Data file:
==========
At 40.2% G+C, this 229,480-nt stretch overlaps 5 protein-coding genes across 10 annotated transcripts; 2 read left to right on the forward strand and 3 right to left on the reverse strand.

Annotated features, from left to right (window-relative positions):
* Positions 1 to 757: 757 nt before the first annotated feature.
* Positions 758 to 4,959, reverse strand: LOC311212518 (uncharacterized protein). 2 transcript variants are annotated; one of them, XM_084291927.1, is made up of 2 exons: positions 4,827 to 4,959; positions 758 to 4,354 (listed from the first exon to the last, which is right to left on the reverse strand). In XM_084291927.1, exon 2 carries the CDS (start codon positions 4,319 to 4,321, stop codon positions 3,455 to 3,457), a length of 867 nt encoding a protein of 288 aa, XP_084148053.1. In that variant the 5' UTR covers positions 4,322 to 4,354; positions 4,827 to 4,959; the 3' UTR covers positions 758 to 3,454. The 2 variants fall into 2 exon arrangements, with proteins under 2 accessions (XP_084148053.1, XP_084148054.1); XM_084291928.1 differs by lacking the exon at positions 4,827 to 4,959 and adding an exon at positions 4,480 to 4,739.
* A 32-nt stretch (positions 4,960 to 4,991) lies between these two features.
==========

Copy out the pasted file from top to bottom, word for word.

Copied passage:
At 40.2% G+C, this 229,480-nt stretch overlaps 5 protein-coding genes across 10 annotated transcripts; 2 read left to right on the forward strand and 3 right to left on the reverse strand.

Annotated features, from left to right (window-relative positions):
* Positions 1 to 757: 757 nt before the first annotated feature.
* Positions 758 to 4,959, reverse strand: LOC311212518 (uncharacterized protein). 2 transcript variants are annotated; one of them, XM_084291927.1, is made up of 2 exons: positions 4,827 to 4,959; positions 758 to 4,354 (listed from the first exon to the last, which is right to left on the reverse strand). In XM_084291927.1, exon 2 carries the CDS (start codon positions 4,319 to 4,321, stop codon positions 3,455 to 3,457), a length of 867 nt encoding a protein of 288 aa, XP_084148053.1. In that variant the 5' UTR covers positions 4,322 to 4,354; positions 4,827 to 4,959; the 3' UTR covers positions 758 to 3,454. The 2 variants fall into 2 exon arrangements, with proteins under 2 accessions (XP_084148053.1, XP_084148054.1); XM_084291928.1 differs by lacking the exon at positions 4,827 to 4,959 and adding an exon at positions 4,480 to 4,739.
* A 32-nt stretch (positions 4,960 to 4,991) lies between these two features.